Goatman stories originated in the early 1970s but some of its legends are set in the 50s, within Prince George’s County, following the disappearances and/or deaths of multiple dogs, which were later attributed to the creature. However, given the condition of remains, the deaths may more likely have been the result of passing trains. Despite evidence to the contrary, stories of Goatman’s existence continued to circulate, especially among local students. Graffiti reading, “Goatman was here,” was not uncommon, and law enforcement would habitually receive calls of reported sightings, albeit with a number being pranks.
The creature was commonly claimed to have a human face but with a body covered in hair. However, descriptions differed on whether Goatman greater resembled a hairy humanoid or a human with the lower portion of a goat similar to the fauns of Greek mythology.
As well, Goatman was rumored to reside in a makeshift shelter in the wooded region of northwestern Prince George’s County near the vicinity of Bowie. Occasionally, it was rumored that Goatman would venture out to kill a dog or rush up abruptly beating cars with an axe.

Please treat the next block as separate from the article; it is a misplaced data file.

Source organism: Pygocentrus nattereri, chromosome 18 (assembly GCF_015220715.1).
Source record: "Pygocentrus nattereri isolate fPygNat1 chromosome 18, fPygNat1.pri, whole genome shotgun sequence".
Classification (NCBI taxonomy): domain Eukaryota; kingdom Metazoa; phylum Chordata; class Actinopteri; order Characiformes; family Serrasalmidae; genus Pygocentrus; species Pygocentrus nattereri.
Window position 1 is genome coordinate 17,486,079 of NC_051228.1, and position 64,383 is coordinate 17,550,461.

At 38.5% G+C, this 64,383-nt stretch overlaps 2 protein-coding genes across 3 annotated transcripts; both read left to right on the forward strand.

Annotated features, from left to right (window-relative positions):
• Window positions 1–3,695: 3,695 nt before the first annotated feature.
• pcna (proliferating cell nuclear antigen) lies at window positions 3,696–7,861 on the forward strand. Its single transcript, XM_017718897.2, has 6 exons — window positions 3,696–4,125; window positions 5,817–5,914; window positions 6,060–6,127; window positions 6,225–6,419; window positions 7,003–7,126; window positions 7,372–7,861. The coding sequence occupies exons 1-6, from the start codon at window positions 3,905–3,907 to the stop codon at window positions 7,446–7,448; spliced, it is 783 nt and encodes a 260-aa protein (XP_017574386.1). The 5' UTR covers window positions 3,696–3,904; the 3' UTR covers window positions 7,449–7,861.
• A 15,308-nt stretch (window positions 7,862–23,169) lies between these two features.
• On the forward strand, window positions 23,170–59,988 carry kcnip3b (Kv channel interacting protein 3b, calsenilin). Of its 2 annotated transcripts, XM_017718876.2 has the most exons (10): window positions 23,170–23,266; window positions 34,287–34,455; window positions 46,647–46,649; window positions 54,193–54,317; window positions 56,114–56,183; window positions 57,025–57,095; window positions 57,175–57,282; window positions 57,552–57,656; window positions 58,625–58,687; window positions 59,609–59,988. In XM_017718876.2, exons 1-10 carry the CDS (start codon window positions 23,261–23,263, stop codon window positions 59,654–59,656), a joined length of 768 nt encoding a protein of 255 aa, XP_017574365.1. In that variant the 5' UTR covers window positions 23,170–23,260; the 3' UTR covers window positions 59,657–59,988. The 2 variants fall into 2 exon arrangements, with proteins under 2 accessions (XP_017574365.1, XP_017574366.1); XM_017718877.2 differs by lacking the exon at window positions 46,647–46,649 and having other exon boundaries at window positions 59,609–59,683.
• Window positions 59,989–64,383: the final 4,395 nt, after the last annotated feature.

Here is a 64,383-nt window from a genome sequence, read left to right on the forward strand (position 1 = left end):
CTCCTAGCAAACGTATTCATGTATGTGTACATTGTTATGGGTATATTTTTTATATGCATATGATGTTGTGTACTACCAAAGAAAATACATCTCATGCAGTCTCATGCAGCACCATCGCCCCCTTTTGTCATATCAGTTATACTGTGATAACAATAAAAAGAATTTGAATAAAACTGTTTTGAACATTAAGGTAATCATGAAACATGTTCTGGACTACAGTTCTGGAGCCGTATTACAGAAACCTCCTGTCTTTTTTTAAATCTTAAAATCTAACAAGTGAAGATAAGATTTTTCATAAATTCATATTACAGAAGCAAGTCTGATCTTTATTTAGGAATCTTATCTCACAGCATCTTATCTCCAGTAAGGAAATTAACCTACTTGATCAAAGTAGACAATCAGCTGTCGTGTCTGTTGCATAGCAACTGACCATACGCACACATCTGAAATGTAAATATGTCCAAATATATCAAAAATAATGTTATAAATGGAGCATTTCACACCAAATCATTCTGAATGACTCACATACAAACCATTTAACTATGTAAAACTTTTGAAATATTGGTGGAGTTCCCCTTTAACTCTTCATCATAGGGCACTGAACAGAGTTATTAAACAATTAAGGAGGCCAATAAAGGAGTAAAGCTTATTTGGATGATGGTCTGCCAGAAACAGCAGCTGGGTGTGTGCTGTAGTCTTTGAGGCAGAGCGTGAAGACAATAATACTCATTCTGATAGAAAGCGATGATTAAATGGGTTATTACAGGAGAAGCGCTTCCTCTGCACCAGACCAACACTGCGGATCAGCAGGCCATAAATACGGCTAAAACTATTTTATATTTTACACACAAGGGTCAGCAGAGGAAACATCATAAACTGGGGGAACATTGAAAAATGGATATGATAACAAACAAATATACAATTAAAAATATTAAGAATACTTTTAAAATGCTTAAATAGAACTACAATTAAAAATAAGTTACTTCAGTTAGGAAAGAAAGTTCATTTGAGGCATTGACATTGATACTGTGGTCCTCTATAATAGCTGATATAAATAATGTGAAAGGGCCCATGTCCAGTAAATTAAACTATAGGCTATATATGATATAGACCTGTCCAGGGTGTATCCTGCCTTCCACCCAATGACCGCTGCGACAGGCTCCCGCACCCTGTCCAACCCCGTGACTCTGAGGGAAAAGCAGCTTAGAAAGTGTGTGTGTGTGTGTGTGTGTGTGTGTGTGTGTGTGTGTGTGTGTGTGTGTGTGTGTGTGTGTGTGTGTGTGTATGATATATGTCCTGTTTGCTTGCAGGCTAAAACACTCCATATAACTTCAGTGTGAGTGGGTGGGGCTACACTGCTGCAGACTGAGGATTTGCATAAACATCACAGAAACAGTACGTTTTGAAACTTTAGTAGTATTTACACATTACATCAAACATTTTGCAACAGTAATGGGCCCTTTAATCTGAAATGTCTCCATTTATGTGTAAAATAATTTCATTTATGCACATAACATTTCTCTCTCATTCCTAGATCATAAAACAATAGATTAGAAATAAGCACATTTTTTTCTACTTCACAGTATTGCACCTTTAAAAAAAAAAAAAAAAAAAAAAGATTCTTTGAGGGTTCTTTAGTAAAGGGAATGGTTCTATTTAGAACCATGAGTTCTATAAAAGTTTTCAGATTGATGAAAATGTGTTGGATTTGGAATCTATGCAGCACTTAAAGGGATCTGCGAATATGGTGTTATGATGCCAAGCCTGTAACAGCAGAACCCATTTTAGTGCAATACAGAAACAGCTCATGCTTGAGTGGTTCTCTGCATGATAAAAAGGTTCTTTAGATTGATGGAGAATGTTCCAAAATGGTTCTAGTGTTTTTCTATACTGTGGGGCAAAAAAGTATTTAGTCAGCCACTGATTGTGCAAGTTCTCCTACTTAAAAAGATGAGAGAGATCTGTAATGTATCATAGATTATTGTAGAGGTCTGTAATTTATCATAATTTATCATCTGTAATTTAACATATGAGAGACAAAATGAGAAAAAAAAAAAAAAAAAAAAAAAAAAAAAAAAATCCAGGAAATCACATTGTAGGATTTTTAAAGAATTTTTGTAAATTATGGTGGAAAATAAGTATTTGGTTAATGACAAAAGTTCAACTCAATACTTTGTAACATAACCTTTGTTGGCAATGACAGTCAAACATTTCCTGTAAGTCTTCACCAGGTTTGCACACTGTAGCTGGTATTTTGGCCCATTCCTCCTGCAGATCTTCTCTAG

According to some variations of the legend, Goatman is said to have once been a scientist who worked in the Beltsville agriculture research center, In this version, an experiment on goats backfires and the scientist mutates into a half man, half goat creature who begins aggressively attacking cars in the vicinity of Beltsville, Maryland. Another variation of the legend holds that Goatman himself was an old hermit who lived in the woods and often could be seen walking alone at night along Fletchertown Road.
According to university of Maryland folklorist, Barry Pearson, the Goatman legend began “long, long, long” ago and were further popularized in 1971 when the death of a dog was blamed on Goatman by local residents. Pearson relates that “bored teenagers” keep the Goatman legend alive by repeating the story and suggesting that the creature attacks couples, frequenting the local lover’s lane, subsequently stirring interest in sites like Fletchertown Road.